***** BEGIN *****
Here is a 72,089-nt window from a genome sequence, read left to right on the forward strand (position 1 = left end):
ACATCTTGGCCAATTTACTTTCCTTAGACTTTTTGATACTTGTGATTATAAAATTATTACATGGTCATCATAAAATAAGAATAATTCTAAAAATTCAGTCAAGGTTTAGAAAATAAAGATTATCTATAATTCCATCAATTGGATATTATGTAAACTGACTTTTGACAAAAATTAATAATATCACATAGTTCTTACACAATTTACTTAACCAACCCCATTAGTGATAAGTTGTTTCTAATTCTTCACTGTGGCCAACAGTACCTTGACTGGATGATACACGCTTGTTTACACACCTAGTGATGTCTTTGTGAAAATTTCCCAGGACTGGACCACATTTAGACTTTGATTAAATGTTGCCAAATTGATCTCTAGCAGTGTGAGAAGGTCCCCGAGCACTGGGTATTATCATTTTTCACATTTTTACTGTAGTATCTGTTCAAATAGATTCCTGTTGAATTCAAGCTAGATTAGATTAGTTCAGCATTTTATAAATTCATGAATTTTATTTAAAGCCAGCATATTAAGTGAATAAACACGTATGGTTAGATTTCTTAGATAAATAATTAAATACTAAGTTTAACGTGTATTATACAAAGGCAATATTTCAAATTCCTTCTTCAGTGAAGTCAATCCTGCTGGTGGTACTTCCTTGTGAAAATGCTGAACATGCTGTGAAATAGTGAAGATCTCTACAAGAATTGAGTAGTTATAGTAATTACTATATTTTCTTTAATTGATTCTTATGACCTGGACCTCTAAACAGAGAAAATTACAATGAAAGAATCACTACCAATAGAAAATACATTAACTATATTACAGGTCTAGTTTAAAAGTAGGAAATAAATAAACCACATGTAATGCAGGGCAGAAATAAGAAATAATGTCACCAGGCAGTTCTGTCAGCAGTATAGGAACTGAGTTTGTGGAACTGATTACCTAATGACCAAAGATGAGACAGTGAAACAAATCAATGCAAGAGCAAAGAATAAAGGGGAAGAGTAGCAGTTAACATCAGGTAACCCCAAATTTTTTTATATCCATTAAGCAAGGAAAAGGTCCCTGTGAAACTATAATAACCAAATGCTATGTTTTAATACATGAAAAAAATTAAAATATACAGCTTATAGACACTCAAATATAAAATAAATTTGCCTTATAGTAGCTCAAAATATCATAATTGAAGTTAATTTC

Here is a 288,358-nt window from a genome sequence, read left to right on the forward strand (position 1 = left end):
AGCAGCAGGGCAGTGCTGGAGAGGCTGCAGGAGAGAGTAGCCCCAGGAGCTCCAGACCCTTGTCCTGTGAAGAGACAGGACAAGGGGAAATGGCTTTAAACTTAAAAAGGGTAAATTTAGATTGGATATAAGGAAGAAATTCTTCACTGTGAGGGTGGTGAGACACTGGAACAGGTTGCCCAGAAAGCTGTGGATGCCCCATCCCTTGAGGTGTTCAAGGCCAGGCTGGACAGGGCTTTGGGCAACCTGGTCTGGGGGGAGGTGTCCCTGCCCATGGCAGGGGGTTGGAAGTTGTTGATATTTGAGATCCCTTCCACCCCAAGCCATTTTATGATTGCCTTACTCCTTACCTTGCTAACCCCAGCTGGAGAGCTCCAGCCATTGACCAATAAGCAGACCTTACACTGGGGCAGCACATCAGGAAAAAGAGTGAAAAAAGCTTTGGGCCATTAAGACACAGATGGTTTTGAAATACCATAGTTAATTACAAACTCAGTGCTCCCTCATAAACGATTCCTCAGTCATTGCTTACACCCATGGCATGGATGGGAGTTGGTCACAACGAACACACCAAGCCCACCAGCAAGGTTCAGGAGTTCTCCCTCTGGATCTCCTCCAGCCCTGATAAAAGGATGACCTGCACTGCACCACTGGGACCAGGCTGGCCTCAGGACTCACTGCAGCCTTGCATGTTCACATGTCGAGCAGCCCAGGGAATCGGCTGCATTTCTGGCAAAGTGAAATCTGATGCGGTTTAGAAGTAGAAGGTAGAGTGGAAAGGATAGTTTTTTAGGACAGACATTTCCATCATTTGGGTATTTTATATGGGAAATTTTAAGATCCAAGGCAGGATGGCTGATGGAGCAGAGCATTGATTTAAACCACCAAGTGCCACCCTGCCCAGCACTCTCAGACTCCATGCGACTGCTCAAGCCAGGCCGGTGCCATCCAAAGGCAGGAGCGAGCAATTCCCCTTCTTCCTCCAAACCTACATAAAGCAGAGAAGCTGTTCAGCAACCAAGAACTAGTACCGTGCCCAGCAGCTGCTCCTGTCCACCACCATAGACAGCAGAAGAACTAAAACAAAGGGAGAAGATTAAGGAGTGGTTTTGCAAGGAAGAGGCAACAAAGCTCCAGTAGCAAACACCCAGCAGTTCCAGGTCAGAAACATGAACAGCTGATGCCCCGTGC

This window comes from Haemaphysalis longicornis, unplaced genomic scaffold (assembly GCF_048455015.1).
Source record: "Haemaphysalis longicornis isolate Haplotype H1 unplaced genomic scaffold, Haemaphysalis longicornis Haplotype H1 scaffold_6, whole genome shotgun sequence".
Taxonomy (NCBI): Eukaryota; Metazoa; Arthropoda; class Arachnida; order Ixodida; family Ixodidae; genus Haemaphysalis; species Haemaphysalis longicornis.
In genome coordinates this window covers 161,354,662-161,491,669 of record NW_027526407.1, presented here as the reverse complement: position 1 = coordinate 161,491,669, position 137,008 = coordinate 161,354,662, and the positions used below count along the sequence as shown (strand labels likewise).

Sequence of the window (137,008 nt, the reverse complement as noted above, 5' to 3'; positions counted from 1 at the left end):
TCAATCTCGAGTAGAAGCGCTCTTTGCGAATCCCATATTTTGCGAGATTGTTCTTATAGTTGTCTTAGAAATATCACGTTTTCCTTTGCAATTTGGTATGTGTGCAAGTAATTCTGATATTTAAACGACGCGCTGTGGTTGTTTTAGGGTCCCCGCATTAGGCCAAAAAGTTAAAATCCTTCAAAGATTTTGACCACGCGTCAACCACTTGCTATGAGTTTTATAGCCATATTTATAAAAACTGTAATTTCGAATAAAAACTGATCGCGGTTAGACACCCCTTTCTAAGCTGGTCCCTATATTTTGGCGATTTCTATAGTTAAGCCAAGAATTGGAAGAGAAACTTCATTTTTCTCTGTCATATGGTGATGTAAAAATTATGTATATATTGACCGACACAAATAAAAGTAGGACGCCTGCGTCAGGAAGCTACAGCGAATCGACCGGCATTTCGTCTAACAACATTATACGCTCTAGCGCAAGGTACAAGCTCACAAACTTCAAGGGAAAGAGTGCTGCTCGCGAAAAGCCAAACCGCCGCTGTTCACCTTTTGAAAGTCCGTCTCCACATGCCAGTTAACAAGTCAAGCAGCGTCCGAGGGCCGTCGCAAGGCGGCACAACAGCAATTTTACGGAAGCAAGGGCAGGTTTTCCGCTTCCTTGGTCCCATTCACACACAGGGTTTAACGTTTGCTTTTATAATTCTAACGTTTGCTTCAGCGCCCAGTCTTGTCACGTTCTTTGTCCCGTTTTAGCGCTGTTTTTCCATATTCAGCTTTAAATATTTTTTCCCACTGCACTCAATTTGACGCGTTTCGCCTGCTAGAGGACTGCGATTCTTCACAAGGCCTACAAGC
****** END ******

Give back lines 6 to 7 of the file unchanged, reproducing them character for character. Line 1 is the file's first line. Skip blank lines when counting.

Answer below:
Source record: "Haemaphysalis longicornis isolate Haplotype H1 unplaced genomic scaffold, Haemaphysalis longicornis Haplotype H1 scaffold_6, whole genome shotgun sequence".
Taxonomy (NCBI): Eukaryota; Metazoa; Arthropoda; class Arachnida; order Ixodida; family Ixodidae; genus Haemaphysalis; species Haemaphysalis longicornis.